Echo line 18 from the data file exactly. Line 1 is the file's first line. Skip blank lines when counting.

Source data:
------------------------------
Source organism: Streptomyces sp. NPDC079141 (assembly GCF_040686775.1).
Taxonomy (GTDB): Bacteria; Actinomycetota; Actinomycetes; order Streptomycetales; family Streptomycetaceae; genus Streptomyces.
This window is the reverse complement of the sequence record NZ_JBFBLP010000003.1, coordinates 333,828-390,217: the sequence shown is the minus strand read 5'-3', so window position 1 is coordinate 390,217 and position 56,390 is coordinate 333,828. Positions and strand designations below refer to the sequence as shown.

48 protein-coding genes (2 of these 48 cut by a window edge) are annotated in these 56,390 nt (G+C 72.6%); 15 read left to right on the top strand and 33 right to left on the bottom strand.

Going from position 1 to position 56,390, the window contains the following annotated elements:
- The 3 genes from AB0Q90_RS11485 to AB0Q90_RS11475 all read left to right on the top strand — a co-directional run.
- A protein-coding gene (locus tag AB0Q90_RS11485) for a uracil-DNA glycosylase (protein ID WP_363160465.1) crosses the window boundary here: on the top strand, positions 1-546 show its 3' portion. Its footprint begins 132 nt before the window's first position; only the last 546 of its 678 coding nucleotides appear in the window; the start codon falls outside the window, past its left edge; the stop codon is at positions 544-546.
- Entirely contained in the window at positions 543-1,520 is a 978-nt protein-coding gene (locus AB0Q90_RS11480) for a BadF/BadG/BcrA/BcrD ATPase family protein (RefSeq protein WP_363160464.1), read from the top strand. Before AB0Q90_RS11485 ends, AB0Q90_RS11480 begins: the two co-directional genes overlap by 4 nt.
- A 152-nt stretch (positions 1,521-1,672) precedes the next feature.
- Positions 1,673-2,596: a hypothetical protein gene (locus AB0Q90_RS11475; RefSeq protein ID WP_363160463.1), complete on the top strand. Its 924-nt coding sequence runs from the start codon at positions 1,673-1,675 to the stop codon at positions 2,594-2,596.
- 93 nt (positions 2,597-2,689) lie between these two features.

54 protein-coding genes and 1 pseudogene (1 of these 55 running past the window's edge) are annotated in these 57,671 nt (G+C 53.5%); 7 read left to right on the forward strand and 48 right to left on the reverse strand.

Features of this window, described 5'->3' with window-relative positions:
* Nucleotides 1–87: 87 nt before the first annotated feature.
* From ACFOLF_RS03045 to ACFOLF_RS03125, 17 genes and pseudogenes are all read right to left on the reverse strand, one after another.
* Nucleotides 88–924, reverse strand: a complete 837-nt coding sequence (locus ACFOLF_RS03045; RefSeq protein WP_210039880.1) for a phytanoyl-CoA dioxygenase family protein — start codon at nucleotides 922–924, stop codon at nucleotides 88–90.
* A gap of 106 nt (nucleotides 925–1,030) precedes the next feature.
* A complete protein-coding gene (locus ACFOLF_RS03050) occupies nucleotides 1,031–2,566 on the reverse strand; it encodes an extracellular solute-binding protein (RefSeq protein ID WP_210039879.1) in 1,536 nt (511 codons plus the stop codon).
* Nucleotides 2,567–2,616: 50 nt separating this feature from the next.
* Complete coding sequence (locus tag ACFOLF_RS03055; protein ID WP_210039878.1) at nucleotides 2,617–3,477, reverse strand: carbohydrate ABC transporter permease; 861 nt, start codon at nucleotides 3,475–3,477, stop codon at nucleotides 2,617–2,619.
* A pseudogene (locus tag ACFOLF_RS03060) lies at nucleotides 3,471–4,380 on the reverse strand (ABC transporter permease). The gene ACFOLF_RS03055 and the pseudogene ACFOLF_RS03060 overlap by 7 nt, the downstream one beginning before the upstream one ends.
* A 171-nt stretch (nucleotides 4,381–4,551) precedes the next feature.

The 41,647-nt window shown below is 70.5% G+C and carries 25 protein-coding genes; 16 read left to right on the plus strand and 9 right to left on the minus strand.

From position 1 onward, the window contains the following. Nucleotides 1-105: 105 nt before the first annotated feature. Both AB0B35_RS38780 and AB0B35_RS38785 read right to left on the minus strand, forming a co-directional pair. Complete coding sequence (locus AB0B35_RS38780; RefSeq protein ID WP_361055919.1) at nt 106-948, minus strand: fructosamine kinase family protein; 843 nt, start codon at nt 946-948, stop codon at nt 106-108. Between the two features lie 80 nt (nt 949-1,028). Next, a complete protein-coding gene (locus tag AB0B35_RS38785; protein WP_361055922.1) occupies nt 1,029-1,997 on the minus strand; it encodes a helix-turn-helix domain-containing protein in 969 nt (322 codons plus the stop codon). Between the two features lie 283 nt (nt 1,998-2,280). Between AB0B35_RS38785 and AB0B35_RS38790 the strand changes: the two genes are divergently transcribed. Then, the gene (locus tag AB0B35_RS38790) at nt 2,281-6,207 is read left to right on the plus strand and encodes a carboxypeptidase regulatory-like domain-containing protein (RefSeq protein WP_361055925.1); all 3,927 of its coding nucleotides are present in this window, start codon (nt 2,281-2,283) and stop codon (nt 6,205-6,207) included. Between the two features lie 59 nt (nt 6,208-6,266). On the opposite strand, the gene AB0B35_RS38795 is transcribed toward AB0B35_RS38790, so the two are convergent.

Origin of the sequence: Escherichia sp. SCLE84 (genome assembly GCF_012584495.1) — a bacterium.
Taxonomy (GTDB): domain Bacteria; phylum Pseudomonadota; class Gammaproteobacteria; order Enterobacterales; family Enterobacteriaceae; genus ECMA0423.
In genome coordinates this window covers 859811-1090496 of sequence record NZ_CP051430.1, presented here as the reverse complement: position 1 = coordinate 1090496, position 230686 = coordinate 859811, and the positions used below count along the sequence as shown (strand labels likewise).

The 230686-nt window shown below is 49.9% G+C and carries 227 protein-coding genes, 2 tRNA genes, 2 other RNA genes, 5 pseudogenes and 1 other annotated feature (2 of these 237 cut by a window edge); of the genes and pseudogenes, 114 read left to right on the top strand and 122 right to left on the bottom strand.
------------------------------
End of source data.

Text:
* A complete protein-coding gene (locus ACFOLF_RS03050) occupies nucleotides 1,031–2,566 on the reverse strand; it encodes an extracellular solute-binding protein (RefSeq protein ID WP_210039879.1) in 1,536 nt (511 codons plus the stop codon).